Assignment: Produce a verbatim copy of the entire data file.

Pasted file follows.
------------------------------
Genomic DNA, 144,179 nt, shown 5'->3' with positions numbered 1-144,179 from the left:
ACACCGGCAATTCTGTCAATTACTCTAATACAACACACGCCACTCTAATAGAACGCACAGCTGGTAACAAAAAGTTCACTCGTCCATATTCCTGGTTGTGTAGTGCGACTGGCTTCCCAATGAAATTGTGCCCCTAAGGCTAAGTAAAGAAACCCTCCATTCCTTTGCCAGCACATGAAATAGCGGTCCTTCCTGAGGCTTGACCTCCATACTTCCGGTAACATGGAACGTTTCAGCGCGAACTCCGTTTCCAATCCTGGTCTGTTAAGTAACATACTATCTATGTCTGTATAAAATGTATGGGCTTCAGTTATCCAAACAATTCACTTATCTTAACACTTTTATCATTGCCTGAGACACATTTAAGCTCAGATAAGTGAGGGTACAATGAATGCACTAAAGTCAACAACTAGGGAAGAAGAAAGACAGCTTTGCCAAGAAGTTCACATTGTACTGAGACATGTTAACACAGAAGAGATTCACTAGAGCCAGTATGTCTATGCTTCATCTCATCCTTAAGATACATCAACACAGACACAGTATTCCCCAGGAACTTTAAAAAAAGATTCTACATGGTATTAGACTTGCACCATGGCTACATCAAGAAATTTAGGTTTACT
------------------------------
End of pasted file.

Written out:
Genomic DNA, 144,179 nt, shown 5'->3' with positions numbered 1-144,179 from the left:
ACACCGGCAATTCTGTCAATTACTCTAATACAACACACGCCACTCTAATAGAACGCACAGCTGGTAACAAAAAGTTCACTCGTCCATATTCCTGGTTGTGTAGTGCGACTGGCTTCCCAATGAAATTGTGCCCCTAAGGCTAAGTAAAGAAACCCTCCATTCCTTTGCCAGCACATGAAATAGCGGTCCTTCCTGAGGCTTGACCTCCATACTTCCGGTAACATGGAACGTTTCAGCGCGAACTCCGTTTCCAATCCTGGTCTGTTAAGTAACATACTATCTATGTCTGTATAAAATGTATGGGCTTCAGTTATCCAAACAATTCACTTATCTTAACACTTTTATCATTGCCTGAGACACATTTAAGCTCAGATAAGTGAGGGTACAATGAATGCACTAAAGTCAACAACTAGGGAAGAAGAAAGACAGCTTTGCCAAGAAGTTCACATTGTACTGAGACATGTTAACACAGAAGAGATTCACTAGAGCCAGTATGTCTATGCTTCATCTCATCCTTAAGATACATCAACACAGACACAGTATTCCCCAGGAACTTTAAAAAAAGATTCTACATGGTATTAGACTTGCACCATGGCTACATCAAGAAATTTAGGTTTACT